4S Ranch Allied Gardens Alpine Baja Balboa Park Bankers Hill Barrio Logan Bay Ho Bay Park Black Mountain Ranch Blossom Valley Bonita Bonsall Borrego Springs Boulevard Campo Cardiff-by-the-Sea Carlsbad Carmel Mountain Carmel Valley Chollas View Chula Vista City College City Heights Clairemont College Area Coronado CSU San Marcos Cuyamaca College Del Cerro Del Mar Descanso Downtown San Diego Eastlake East Village El Cajon Emerald Hills Encanto Encinitas Escondido Fallbrook Fletcher Hills Golden Hill Grant Hill Grantville Grossmont College Guatay Harbor Island Hillcrest Imperial Beach Imperial Valley Jacumba Jamacha-Lomita Jamul Julian Kearny Mesa Kensington La Jolla Lakeside La Mesa Lemon Grove Leucadia Liberty Station Lincoln Acres Lincoln Park Linda Vista Little Italy Logan Heights Mesa College Midway District MiraCosta College Miramar Miramar College Mira Mesa Mission Beach Mission Hills Mission Valley Mountain View Mount Hope Mount Laguna National City Nestor Normal Heights North Park Oak Park Ocean Beach Oceanside Old Town Otay Mesa Pacific Beach Pala Palomar College Palomar Mountain Paradise Hills Pauma Valley Pine Valley Point Loma Point Loma Nazarene Potrero Poway Rainbow Ramona Rancho Bernardo Rancho Penasquitos Rancho San Diego Rancho Santa Fe Rolando San Carlos San Marcos San Onofre Santa Ysabel Santee San Ysidro Scripps Ranch SDSU Serra Mesa Shelltown Shelter Island Sherman Heights Skyline Solana Beach Sorrento Valley Southcrest South Park Southwestern College Spring Valley Stockton Talmadge Temecula Tierrasanta Tijuana UCSD University City University Heights USD Valencia Park Valley Center Vista Warner Springs

Escondido says no cell towers in your front yard — unless you live on a street like Citracado

Ben Hueso carries water for wireless guys

SB 649, introduced by Sen. Ben Hueso, D-San Diego, would strip local control over small cell placement, even in residential zones.
SB 649, introduced by Sen. Ben Hueso, D-San Diego, would strip local control over small cell placement, even in residential zones.

Like other cities, Escondido is planning for the mass deployment of fifth generation technology. As both officials and carriers see it, it's time to make the permit process for the "small cells" that can accommodate 5G blazing fast.

Citracado Parkway. "It's the perfect place to have it in a residential neighborhood."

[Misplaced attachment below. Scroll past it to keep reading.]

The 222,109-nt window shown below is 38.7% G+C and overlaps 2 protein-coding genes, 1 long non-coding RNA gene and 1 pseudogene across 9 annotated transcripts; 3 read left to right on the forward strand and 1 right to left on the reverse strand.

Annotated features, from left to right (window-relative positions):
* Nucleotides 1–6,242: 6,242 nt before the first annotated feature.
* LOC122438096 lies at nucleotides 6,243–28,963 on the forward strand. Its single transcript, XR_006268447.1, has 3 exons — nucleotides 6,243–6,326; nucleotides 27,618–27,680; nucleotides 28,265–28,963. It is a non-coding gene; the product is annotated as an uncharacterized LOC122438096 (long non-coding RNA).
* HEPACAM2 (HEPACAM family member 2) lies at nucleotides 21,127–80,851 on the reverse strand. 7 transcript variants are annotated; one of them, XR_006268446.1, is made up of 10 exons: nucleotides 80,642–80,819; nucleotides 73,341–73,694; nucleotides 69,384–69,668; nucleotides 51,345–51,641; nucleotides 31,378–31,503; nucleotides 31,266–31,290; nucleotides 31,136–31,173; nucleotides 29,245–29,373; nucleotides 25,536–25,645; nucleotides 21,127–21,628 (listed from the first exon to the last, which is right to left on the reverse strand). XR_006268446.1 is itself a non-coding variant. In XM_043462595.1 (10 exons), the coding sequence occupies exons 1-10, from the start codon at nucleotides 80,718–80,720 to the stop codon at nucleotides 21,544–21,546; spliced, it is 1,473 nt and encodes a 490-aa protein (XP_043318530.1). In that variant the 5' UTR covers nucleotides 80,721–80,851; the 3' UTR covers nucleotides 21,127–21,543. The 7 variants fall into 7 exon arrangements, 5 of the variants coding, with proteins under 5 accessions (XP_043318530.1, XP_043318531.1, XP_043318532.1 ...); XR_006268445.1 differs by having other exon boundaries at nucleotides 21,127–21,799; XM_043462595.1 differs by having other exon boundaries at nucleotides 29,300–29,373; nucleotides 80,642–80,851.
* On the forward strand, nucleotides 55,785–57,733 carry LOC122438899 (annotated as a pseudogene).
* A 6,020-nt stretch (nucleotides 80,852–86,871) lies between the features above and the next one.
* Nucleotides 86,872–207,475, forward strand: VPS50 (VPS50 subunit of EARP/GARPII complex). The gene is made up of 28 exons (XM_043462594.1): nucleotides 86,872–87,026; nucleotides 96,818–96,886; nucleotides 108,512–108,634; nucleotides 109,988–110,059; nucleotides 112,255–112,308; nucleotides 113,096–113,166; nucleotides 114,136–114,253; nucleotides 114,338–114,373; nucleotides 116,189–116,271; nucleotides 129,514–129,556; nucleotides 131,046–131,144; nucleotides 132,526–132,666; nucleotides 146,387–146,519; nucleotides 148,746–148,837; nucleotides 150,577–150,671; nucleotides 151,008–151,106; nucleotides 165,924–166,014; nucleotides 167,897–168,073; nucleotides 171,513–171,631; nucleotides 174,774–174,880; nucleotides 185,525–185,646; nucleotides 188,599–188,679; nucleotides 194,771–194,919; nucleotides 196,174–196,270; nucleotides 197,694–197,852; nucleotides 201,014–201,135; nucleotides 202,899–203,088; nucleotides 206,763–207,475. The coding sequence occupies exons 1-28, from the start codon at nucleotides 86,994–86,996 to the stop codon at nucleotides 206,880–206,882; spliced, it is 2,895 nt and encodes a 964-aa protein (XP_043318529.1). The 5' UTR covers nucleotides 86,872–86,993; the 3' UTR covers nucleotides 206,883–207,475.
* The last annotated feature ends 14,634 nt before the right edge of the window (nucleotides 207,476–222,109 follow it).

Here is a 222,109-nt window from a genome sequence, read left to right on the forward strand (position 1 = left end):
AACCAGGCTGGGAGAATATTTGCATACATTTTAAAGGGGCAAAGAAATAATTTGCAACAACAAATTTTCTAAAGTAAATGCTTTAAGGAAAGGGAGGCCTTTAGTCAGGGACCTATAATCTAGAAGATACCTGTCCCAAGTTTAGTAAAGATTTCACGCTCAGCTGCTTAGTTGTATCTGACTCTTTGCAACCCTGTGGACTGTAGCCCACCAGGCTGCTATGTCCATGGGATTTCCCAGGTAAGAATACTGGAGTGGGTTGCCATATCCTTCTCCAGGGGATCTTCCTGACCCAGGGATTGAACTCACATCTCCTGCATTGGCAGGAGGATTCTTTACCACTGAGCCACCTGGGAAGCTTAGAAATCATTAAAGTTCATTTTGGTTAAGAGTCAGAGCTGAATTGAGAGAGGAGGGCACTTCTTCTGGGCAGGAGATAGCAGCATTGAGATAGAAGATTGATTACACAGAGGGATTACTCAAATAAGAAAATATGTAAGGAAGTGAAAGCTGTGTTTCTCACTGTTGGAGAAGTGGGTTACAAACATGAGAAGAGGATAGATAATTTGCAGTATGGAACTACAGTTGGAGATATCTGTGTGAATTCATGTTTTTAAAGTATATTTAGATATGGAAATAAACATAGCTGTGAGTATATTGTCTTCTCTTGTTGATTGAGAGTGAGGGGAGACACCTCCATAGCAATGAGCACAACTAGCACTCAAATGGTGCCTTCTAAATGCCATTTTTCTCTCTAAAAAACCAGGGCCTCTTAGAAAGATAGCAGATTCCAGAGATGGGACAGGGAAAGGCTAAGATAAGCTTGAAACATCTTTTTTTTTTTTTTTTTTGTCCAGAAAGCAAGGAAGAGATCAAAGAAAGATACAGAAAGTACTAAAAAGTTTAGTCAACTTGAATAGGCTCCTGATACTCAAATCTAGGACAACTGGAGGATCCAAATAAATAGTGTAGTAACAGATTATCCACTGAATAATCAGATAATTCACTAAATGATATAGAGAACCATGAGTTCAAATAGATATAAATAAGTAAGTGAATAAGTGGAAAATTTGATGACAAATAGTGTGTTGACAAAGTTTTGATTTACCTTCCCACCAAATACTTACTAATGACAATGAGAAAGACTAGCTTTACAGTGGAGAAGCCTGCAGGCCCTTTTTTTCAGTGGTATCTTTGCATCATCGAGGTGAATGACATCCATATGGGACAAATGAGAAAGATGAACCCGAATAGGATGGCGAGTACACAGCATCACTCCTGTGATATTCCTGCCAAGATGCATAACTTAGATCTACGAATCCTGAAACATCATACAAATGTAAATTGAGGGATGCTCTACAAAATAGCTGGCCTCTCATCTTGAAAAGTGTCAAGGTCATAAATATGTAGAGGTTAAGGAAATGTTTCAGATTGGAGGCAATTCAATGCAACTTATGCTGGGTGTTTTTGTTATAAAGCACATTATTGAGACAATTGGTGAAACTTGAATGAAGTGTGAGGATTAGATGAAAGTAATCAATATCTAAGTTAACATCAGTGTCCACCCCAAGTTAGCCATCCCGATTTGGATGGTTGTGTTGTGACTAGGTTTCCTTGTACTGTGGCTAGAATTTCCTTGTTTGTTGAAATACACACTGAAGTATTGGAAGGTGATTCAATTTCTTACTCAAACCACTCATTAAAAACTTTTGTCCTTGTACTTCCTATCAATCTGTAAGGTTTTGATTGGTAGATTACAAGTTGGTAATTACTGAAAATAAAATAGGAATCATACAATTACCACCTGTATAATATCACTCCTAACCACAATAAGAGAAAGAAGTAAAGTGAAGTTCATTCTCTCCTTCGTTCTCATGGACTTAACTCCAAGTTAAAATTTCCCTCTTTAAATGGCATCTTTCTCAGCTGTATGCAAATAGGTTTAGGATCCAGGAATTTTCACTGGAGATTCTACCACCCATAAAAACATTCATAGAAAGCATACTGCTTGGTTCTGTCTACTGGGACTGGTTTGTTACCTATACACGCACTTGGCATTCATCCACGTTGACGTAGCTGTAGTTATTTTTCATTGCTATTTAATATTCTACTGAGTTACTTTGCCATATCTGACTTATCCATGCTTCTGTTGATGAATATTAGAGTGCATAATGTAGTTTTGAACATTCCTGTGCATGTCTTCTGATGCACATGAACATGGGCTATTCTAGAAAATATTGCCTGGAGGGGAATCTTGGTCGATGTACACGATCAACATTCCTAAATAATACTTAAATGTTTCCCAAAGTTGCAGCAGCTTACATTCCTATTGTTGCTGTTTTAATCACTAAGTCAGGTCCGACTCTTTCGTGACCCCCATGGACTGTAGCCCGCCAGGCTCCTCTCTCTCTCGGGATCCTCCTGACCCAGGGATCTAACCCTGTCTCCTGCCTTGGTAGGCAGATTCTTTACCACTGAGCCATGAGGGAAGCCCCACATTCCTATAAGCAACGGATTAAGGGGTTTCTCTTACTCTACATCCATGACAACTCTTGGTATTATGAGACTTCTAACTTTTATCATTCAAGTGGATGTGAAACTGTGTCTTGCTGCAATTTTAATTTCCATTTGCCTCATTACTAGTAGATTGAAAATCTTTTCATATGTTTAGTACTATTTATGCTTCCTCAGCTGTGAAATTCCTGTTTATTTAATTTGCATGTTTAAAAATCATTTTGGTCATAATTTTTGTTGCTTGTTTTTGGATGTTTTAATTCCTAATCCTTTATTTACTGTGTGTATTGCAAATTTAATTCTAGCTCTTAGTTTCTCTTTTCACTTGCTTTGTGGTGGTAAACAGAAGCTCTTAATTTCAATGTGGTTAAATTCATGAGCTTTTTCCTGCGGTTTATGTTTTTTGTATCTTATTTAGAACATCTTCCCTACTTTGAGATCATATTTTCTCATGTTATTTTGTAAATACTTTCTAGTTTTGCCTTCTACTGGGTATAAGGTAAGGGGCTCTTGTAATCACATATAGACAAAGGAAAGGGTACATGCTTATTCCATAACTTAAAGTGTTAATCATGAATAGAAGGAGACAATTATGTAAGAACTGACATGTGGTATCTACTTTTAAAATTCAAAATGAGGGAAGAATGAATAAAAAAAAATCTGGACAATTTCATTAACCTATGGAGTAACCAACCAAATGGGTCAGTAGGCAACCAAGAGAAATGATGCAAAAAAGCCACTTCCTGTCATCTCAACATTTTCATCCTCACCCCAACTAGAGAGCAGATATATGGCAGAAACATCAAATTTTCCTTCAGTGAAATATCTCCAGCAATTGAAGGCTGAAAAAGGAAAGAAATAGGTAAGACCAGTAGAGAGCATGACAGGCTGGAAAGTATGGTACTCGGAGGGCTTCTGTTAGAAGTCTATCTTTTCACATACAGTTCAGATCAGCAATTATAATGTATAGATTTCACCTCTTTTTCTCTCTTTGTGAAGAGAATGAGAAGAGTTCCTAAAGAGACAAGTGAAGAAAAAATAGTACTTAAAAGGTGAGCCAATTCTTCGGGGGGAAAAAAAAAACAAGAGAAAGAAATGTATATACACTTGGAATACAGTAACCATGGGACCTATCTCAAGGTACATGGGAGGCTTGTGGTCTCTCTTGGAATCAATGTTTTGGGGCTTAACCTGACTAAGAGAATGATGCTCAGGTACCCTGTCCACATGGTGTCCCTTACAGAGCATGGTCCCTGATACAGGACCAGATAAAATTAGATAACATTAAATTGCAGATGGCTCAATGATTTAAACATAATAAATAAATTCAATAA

"We're getting a lot of pressure from the wireless industry to process applications for small cells in the right of way," said Escondido city planner Jay Paul at the May 24 City Council meeting, where a zoning ordinance was introduced that would create a new wireless permit geared to the public right of way. Street lights, utility poles and traffic signs will pick up where fake palm trees leave off, hosting thousands of the mini base stations.

Olga Diaz: "If I walked out my front door and suddenly there's a bunch of stuff on a pole and nobody told me, I would be upset."

Apartments and single family homes are within that "last mile" the industry is targeting. As some see it, the industry wants to go quietly and quickly into neighborhoods, because opposition can be fierce.

A new state bill, SB 649, introduced by Sen. Ben Hueso, D-San Diego, would strip local control over small cell placement, even in residential zones.It's opposed by the League of Cities and those who have health concerns.

"There should be a public outcry, but honestly I don't think many people have a clue as to what is coming," says North County resident Susan Foster, who advocates for public safety in regard to radio frequency. "There will be cell towers approximately every ten homes, with loud back-up generator equipment to support the infrastructure," she says, referring to the envisioned, nationwide network.

While some may want the equipment near their homes, others won't have a say about it. Applications no longer come in one at a time, Paul said. Now it's 12-15 at once, overwhelming the case-by-case approach. Currently, a conditional use permit is required if a facility wants to go within a 500 foot radius of a home. The process requires public notice at the sites, and in the newspaper.

The new ordinance includes a faster, cheaper administrative permit, which means streamlined rules, batched processing, and no public review for the city's preferred sites. A regular conditional use permit takes six months and costs $4500; an administrative permit takes half as long and costs half as much.

"I think what the industry is looking forward to with this is, right now, if you wanted to go into a residential neighborhood, any residential neighborhood, it's a conditional use permit," Paul said. Councilman Masson said the conditional use permit takes time and money. "There are public hearings involved. You get NIMBYs involved. At some point,"we ought to be able to handle that at the staff level. And I don't know that we need to go to that conditional use permit level for these smaller facilities."